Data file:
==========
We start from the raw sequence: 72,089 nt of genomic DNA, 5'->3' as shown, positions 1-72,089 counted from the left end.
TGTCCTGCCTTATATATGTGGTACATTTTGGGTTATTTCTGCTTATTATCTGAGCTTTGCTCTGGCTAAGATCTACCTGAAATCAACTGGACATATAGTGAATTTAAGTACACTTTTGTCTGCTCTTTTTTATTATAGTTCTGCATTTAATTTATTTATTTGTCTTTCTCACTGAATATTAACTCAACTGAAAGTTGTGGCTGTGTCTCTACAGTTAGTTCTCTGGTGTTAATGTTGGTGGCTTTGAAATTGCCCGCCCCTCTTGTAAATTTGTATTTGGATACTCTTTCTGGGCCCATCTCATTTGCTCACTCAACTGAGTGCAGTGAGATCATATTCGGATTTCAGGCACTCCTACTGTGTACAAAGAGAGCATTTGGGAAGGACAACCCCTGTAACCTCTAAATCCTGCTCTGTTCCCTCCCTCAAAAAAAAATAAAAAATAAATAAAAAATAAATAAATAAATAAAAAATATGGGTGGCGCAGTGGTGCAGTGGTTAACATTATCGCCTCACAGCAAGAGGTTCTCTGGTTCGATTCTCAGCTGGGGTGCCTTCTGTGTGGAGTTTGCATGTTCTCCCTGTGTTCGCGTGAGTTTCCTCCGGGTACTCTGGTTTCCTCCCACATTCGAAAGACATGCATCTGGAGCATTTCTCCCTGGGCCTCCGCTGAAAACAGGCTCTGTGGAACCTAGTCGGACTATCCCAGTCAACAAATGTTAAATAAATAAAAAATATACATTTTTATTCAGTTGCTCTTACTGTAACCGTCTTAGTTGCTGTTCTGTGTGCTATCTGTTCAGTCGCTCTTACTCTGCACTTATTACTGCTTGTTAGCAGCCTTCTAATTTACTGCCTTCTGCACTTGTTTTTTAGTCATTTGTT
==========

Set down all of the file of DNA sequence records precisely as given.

We start from the raw sequence: 72,089 nt of genomic DNA, 5'->3' as shown, positions 1-72,089 counted from the left end.
TGTCCTGCCTTATATATGTGGTACATTTTGGGTTATTTCTGCTTATTATCTGAGCTTTGCTCTGGCTAAGATCTACCTGAAATCAACTGGACATATAGTGAATTTAAGTACACTTTTGTCTGCTCTTTTTTATTATAGTTCTGCATTTAATTTATTTATTTGTCTTTCTCACTGAATATTAACTCAACTGAAAGTTGTGGCTGTGTCTCTACAGTTAGTTCTCTGGTGTTAATGTTGGTGGCTTTGAAATTGCCCGCCCCTCTTGTAAATTTGTATTTGGATACTCTTTCTGGGCCCATCTCATTTGCTCACTCAACTGAGTGCAGTGAGATCATATTCGGATTTCAGGCACTCCTACTGTGTACAAAGAGAGCATTTGGGAAGGACAACCCCTGTAACCTCTAAATCCTGCTCTGTTCCCTCCCTCAAAAAAAAATAAAAAATAAATAAAAAATAAATAAATAAATAAAAAATATGGGTGGCGCAGTGGTGCAGTGGTTAACATTATCGCCTCACAGCAAGAGGTTCTCTGGTTCGATTCTCAGCTGGGGTGCCTTCTGTGTGGAGTTTGCATGTTCTCCCTGTGTTCGCGTGAGTTTCCTCCGGGTACTCTGGTTTCCTCCCACATTCGAAAGACATGCATCTGGAGCATTTCTCCCTGGGCCTCCGCTGAAAACAGGCTCTGTGGAACCTAGTCGGACTATCCCAGTCAACAAATGTTAAATAAATAAAAAATATACATTTTTATTCAGTTGCTCTTACTGTAACCGTCTTAGTTGCTGTTCTGTGTGCTATCTGTTCAGTCGCTCTTACTCTGCACTTATTACTGCTTGTTAGCAGCCTTCTAATTTACTGCCTTCTGCACTTGTTTTTTAGTCATTTGTT